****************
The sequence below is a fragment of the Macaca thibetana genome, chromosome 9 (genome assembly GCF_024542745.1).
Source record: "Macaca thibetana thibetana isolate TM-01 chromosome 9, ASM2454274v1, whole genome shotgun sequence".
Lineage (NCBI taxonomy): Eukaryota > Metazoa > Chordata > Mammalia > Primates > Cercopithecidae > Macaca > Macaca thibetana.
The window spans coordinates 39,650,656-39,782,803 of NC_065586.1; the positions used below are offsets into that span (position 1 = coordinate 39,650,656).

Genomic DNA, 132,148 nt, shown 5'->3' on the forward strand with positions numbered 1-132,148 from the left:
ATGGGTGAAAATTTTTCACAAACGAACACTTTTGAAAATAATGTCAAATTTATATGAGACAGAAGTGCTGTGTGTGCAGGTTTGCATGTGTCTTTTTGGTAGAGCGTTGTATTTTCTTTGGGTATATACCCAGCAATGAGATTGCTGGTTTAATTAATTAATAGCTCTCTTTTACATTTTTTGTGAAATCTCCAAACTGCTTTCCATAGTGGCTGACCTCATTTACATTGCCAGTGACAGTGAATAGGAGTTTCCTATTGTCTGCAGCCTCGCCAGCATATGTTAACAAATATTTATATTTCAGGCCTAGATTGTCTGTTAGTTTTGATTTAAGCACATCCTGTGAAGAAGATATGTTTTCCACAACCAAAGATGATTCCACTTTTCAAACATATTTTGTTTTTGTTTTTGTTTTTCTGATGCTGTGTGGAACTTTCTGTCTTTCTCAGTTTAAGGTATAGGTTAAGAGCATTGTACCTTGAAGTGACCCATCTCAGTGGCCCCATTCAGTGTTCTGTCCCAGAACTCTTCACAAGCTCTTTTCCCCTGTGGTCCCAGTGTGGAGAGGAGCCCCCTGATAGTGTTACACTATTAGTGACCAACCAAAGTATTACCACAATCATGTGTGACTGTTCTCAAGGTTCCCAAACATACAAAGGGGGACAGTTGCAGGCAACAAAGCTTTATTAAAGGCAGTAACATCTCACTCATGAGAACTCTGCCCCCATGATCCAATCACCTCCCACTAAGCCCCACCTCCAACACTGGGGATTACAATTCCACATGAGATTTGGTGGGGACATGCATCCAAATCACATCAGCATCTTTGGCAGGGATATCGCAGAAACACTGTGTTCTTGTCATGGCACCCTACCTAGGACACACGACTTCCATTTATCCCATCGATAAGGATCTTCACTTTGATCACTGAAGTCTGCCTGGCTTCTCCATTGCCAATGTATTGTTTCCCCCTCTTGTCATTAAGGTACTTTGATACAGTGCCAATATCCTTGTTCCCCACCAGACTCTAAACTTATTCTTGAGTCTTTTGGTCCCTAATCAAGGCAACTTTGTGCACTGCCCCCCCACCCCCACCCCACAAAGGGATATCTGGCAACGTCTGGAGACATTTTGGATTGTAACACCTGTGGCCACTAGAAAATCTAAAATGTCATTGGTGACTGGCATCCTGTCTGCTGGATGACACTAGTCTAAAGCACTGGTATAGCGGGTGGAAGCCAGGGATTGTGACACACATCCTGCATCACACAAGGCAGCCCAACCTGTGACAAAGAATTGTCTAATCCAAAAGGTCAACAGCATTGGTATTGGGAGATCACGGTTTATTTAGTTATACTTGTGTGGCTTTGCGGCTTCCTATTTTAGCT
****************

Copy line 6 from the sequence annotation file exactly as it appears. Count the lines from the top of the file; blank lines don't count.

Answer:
ATGGGTGAAAATTTTTCACAAACGAACACTTTTGAAAATAATGTCAAATTTATATGAGACAGAAGTGCTGTGTGTGCAGGTTTGCATGTGTCTTTTTGGTAGAGCGTTGTATTTTCTTTGGGTATATACCCAGCAATGAGATTGCTGGTTTAATTAATTAATAGCTCTCTTTTACATTTTTTGTGAAATCTCCAAACTGCTTTCCATAGTGGCTGACCTCATTTACATTGCCAGTGACAGTGAATAGGAGTTTCCTATTGTCTGCAGCCTCGCCAGCATATGTTAACAAATATTTATATTTCAGGCCTAGATTGTCTGTTAGTTTTGATTTAAGCACATCCTGTGAAGAAGATATGTTTTCCACAACCAAAGATGATTCCACTTTTCAAACATATTTTGTTTTTGTTTTTGTTTTTCTGATGCTGTGTGGAACTTTCTGTCTTTCTCAGTTTAAGGTATAGGTTAAGAGCATTGTACCTTGAAGTGACCCATCTCAGTGGCCCCATTCAGTGTTCTGTCCCAGAACTCTTCACAAGCTCTTTTCCCCTGTGGTCCCAGTGTGGAGAGGAGCCCCCTGATAGTGTTACACTATTAGTGACCAACCAAAGTATTACCACAATCATGTGTGACTGTTCTCAAGGTTCCCAAACATACAAAGGGGGACAGTTGCAGGCAACAAAGCTTTATTAAAGGCAGTAACATCTCACTCATGAGAACTCTGCCCCCATGATCCAATCACCTCCCACTAAGCCCCACCTCCAACACTGGGGATTACAATTCCACATGAGATTTGGTGGGGACATGCATCCAAATCACATCAGCATCTTTGGCAGGGATATCGCAGAAACACTGTGTTCTTGTCATGGCACCCTACCTAGGACACACGACTTCCATTTATCCCATCGATAAGGATCTTCACTTTGATCACTGAAGTCTGCCTGGCTTCTCCATTGCCAATGTATTGTTTCCCCCTCTTGTCATTAAGGTACTTTGATACAGTGCCAATATCCTTGTTCCCCACCAGACTCTAAACTTATTCTTGAGTCTTTTGGTCCCTAATCAAGGCAACTTTGTGCACTGCCCCCCCACCCCCACCCCACAAAGGGATATCTGGCAACGTCTGGAGACATTTTGGATTGTAACACCTGTGGCCACTAGAAAATCTAAAATGTCATTGGTGACTGGCATCCTGTCTGCTGGATGACACTAGTCTAAAGCACTGGTATAGCGGGTGGAAGCCAGGGATTGTGACACACATCCTGCATCACACAAGGCAGCCCAACCTGTGACAAAGAATTGTCTAATCCAAAAGGTCAACAGCATTGGTATTGGGAGATCACGGTTTATTTAGTTATACTTGTGTGGCTTTGCGGCTTCCTATTTTAGCT